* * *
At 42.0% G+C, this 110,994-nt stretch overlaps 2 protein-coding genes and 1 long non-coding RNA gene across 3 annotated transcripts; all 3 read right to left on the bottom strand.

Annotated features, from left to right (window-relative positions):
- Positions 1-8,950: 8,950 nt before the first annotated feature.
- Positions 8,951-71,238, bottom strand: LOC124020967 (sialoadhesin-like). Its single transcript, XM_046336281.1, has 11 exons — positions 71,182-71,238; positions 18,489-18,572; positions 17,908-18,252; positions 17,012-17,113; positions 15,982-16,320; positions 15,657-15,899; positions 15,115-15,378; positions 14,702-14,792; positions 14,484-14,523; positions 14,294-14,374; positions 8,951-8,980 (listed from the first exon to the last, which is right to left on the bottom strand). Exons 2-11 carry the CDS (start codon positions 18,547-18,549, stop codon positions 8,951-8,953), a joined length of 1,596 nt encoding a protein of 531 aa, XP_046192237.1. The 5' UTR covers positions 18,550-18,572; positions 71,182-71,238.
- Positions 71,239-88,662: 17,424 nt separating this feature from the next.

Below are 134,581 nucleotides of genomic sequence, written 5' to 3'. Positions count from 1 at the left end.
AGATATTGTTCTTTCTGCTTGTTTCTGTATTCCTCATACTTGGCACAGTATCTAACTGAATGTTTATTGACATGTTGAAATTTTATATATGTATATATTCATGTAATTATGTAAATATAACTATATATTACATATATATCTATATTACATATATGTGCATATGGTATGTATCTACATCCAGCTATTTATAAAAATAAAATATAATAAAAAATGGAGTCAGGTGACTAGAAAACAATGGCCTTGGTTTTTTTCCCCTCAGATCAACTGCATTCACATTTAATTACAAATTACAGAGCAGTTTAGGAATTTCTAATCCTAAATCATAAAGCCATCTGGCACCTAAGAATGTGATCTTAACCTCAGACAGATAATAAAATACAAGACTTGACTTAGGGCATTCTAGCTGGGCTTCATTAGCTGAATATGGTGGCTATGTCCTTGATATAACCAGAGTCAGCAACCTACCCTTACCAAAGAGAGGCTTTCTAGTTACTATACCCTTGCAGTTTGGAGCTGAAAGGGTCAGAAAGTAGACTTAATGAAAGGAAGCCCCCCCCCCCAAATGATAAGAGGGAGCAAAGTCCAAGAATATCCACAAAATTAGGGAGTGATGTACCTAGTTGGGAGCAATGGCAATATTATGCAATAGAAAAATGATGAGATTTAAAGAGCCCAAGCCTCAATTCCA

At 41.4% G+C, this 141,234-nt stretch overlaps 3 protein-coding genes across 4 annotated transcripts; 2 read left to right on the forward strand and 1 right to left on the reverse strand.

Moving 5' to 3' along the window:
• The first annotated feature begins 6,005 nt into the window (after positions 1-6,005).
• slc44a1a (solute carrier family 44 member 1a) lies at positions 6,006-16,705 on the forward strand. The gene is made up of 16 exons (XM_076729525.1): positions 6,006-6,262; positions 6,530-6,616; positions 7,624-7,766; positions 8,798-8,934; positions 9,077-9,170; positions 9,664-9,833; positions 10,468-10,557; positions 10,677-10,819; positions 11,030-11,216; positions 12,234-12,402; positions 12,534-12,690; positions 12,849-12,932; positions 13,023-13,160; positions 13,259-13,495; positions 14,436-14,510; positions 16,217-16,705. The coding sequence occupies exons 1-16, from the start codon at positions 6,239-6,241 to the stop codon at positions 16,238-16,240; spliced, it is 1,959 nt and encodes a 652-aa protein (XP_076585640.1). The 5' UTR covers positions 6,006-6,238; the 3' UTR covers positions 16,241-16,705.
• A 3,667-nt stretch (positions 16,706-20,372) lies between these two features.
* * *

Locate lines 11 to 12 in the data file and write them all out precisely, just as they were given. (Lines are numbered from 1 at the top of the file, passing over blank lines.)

• slc44a1a (solute carrier family 44 member 1a) lies at positions 6,006-16,705 on the forward strand. The gene is made up of 16 exons (XM_076729525.1): positions 6,006-6,262; positions 6,530-6,616; positions 7,624-7,766; positions 8,798-8,934; positions 9,077-9,170; positions 9,664-9,833; positions 10,468-10,557; positions 10,677-10,819; positions 11,030-11,216; positions 12,234-12,402; positions 12,534-12,690; positions 12,849-12,932; positions 13,023-13,160; positions 13,259-13,495; positions 14,436-14,510; positions 16,217-16,705. The coding sequence occupies exons 1-16, from the start codon at positions 6,239-6,241 to the stop codon at positions 16,238-16,240; spliced, it is 1,959 nt and encodes a 652-aa protein (XP_076585640.1). The 5' UTR covers positions 6,006-6,238; the 3' UTR covers positions 16,241-16,705.
• A 3,667-nt stretch (positions 16,706-20,372) lies between these two features.